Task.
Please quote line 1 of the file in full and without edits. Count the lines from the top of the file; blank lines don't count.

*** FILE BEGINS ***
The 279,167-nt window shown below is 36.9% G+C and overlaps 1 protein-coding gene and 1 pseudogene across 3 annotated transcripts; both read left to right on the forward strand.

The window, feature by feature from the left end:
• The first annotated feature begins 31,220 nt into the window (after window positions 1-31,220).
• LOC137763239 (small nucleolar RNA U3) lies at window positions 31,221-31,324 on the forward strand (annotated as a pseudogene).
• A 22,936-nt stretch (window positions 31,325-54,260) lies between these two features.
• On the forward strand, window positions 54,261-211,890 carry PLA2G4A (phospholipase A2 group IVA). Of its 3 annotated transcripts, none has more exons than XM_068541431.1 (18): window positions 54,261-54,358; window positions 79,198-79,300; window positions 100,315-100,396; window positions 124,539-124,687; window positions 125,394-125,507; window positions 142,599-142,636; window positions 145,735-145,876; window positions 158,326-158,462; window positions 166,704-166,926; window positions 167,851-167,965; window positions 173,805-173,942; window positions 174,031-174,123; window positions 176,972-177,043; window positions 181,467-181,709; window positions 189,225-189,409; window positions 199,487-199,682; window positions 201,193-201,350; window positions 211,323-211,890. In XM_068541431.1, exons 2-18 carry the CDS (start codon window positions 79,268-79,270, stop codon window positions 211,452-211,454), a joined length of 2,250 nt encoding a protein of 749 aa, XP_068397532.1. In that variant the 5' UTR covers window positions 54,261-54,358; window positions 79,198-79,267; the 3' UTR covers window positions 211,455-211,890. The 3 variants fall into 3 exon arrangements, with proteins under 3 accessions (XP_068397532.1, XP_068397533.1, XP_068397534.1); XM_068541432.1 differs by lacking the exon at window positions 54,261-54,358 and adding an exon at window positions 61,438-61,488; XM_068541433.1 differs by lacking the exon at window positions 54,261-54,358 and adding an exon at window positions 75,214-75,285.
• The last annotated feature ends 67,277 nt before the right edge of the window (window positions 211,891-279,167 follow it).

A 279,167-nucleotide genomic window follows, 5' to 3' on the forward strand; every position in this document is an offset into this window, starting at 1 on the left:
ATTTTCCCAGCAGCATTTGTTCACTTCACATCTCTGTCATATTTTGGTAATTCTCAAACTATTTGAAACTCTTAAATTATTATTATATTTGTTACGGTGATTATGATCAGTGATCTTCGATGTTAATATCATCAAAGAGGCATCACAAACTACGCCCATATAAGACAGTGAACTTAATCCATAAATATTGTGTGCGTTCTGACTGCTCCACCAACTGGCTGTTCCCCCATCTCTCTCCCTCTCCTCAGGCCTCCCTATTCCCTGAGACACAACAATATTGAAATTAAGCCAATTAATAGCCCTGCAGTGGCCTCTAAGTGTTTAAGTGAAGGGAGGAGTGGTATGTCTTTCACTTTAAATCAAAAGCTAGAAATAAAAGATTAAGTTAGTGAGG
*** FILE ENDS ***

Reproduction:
The 279,167-nt window shown below is 36.9% G+C and overlaps 1 protein-coding gene and 1 pseudogene across 3 annotated transcripts; both read left to right on the forward strand.